Fighting COVID-19: Tippy Taps for handwashing in Mozambique and Zambia

6 May, 2020 | Chiara Martin
Categories: Case Study, COVID-19, Mozambique, Safe Water, World Days, Zambia

Save Lives: Clean Your Hands’ is the theme of this year’s Global Hand Hygiene Day 2020.

Celebrated every year on 5 May, Hand Hygiene Day mobilizes people around the world to increase adherence to hand hygiene: handwashing is one of the most effective actions you can take to reduce the spread of pathogens and prevent infections.

The coronavirus pandemic has led us back to the basics, reminding us of the correct way to hand washing: simply using soap and clean water to wash hands thoroughly can reduce disease exposure tremendously. It’s one of the best ways to prevent the spread of COVID-19.

But what if you live somewhere without running water?

With limited access to healthcare, the potential consequences of an outspread of COVID-19 among the communities in the developing world could be disastrous.

CO2balance is committed to improving good hygiene practices within the communities we work with. Our Safe Water Projects include regular training sessions to raise awareness of WASH.

With our partners and in-country teams, training and demonstrations are carried out to emphasise the importance of good hygiene practices such washing hands and cooking equipment with soap or collecting water in clean and secure containers in order to prevent infections, improve health, and save lives.

Training session on hygiene and sanitation in Mozambique

In light of the COVID-19 situation, access to clean water for hand-washing and following good WASH practices is more important than ever.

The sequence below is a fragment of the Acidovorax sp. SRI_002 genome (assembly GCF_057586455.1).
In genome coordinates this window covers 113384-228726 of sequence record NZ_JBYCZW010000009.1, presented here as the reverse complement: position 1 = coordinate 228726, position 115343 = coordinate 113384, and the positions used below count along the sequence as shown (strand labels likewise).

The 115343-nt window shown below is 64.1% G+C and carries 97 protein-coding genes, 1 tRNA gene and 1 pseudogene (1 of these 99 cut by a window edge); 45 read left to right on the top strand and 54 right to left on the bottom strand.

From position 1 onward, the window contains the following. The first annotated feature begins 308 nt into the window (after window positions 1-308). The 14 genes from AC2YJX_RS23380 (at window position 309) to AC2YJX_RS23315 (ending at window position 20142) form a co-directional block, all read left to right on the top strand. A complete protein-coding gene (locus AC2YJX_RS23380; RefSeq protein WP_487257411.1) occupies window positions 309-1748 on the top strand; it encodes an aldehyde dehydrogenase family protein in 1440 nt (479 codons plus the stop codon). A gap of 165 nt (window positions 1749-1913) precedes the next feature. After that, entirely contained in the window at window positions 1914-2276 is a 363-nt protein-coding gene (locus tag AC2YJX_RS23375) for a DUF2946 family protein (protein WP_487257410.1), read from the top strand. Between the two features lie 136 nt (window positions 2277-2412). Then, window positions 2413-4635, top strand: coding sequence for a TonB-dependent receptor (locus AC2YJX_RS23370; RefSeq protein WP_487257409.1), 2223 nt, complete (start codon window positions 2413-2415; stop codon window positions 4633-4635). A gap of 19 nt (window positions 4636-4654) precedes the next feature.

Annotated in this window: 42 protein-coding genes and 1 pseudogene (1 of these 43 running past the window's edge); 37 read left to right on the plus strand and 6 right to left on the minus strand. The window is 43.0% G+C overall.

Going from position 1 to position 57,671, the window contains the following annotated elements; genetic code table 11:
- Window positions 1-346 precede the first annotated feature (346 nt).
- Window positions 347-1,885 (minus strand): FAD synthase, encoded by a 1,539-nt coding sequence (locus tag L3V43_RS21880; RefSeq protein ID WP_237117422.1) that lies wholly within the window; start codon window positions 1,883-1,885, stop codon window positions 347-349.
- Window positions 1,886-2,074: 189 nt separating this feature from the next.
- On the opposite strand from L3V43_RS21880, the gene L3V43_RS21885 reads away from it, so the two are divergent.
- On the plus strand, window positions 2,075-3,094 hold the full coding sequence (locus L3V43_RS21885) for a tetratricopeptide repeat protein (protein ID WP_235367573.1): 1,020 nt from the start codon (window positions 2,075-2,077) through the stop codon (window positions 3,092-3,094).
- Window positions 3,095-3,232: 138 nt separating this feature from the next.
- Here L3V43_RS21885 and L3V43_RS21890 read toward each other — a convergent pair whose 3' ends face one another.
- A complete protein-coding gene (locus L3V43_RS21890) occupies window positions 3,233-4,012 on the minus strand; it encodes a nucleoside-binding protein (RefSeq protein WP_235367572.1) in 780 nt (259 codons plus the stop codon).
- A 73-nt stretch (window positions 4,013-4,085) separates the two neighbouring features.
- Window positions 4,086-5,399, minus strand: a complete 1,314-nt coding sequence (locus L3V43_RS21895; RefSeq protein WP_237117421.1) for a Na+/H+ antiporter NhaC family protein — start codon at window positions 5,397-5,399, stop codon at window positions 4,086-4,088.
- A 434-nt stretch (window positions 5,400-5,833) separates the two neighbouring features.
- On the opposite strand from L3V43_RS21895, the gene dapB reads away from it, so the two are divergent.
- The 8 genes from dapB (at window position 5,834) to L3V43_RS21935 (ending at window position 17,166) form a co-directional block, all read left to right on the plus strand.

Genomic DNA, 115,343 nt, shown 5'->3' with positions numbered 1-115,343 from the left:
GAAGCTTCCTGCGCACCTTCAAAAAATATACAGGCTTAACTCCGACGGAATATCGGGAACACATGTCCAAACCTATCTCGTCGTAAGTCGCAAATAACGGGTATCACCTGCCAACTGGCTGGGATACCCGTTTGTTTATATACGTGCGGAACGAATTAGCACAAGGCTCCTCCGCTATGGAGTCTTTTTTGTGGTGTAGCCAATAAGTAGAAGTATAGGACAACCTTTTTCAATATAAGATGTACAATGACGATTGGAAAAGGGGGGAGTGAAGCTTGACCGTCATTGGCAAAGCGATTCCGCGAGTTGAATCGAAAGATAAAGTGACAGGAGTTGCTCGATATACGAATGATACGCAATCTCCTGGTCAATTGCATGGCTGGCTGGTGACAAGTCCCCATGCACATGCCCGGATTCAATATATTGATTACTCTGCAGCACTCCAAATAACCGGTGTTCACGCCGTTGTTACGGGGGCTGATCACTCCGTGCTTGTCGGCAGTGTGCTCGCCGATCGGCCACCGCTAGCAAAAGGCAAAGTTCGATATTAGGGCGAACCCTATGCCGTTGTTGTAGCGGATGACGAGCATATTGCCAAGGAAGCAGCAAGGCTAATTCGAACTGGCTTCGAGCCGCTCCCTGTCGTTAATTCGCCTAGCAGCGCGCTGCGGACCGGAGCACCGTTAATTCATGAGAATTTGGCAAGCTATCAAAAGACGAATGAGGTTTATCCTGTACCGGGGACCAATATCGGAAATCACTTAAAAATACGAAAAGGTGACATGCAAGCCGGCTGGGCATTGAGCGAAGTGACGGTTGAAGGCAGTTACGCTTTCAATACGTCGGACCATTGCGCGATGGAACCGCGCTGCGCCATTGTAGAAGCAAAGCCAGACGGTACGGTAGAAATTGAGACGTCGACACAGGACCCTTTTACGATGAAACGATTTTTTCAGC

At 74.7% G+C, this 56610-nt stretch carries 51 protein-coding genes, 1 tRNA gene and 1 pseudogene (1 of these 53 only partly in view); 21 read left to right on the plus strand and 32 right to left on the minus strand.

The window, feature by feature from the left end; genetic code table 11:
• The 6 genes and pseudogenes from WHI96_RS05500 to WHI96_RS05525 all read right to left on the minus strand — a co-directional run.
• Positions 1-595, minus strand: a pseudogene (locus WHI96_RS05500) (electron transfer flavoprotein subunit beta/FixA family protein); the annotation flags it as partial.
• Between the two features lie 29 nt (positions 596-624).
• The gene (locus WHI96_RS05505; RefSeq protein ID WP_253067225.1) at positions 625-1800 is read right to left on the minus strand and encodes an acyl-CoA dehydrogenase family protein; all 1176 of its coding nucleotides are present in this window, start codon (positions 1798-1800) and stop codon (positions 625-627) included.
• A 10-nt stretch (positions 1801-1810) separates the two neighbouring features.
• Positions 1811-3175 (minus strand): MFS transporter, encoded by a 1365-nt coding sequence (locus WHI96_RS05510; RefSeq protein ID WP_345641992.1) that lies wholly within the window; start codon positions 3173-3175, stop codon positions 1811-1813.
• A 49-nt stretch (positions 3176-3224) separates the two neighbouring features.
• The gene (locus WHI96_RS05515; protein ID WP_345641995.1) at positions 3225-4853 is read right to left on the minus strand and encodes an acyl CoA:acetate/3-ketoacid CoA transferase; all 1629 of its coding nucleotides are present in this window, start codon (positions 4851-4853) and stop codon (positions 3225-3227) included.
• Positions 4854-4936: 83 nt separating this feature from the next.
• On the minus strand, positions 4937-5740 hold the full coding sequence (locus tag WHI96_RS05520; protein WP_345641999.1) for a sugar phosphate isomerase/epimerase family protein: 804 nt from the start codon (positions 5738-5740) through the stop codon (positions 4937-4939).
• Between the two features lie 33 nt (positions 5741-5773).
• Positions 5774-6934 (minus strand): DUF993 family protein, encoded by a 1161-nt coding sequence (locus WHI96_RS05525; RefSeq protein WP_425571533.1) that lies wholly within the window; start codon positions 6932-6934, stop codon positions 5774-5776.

In Mozambique and Zambia CO2balance has partnered with Village Water to implement Safe Water Projects.

Village Water have put in place small group trainings (in line with government restrictions) based on a pyramid approach to share useful information regarding the disease, hygiene care, social distancing, correct hand washing, among communities. The idea being that each person that participates in the training can spread the message to an additional small group- ensuring that the message is spread while maintaining social distancing and group gathering restrictions.

Women washing their hands at the tippy tap installed by Village Water team

The programme is also implementing tippy taps at key points within the communities, such as water points, where people have a much higher risk of getting in contact with the virus.  

The tippy tap is easily assembled and operated by a foot pedal. As a hands-free device, the only thing the user touches is a bar of soap suspended from a string to minimise the transfer of the virus.

The tippy tap is one simple and safe way to wash your hands and makes handwashing more widely available, helping to stem the spread of COVID-19 in the areas with no running water.